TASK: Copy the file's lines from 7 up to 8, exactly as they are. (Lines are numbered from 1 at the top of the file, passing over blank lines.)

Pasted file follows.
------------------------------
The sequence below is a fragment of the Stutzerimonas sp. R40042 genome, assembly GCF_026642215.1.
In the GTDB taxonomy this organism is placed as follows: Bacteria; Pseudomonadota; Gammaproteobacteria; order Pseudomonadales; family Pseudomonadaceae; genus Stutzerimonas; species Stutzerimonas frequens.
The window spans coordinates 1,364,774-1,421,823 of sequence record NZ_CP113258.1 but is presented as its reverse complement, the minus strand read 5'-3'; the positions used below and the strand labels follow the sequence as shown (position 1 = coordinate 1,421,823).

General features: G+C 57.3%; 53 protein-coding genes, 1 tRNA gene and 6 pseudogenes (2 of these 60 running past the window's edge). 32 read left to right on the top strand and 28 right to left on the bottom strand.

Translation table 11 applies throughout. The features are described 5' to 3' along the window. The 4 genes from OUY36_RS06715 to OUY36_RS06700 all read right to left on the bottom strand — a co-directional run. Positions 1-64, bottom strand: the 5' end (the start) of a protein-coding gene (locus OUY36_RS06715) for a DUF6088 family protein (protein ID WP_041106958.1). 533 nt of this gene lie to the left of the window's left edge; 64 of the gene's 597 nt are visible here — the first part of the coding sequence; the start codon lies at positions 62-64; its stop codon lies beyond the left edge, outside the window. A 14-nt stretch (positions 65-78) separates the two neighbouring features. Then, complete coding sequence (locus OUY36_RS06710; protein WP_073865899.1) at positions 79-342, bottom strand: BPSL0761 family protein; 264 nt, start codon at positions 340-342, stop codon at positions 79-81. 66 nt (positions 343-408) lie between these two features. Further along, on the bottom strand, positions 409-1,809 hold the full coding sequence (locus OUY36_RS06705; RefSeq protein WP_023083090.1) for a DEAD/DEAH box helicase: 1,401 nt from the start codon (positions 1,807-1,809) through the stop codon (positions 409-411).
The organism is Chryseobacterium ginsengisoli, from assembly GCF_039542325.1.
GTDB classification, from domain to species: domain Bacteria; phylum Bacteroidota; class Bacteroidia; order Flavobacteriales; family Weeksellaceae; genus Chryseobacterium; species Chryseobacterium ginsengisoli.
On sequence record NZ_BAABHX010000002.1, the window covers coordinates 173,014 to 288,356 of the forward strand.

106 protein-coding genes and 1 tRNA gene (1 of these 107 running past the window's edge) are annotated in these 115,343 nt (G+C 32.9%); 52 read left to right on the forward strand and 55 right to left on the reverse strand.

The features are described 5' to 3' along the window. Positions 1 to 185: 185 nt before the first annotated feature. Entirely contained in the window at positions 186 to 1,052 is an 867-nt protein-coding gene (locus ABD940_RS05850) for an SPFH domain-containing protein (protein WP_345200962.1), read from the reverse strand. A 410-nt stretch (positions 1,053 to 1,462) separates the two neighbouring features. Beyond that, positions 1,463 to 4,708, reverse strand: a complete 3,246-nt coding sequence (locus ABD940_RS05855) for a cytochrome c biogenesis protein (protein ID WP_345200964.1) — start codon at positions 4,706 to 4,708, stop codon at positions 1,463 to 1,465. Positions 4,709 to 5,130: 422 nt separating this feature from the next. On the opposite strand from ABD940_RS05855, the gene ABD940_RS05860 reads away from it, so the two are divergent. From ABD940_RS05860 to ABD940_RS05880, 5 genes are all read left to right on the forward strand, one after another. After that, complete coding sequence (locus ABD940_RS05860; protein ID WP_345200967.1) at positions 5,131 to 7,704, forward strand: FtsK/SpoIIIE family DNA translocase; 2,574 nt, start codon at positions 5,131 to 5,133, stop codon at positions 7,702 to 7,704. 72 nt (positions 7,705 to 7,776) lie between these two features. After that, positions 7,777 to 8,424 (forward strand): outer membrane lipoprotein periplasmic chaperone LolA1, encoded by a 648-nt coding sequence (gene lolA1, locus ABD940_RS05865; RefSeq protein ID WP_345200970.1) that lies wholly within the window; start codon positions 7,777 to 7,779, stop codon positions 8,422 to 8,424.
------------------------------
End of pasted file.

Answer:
GTDB classification, from domain to species: domain Bacteria; phylum Bacteroidota; class Bacteroidia; order Flavobacteriales; family Weeksellaceae; genus Chryseobacterium; species Chryseobacterium ginsengisoli.
On sequence record NZ_BAABHX010000002.1, the window covers coordinates 173,014 to 288,356 of the forward strand.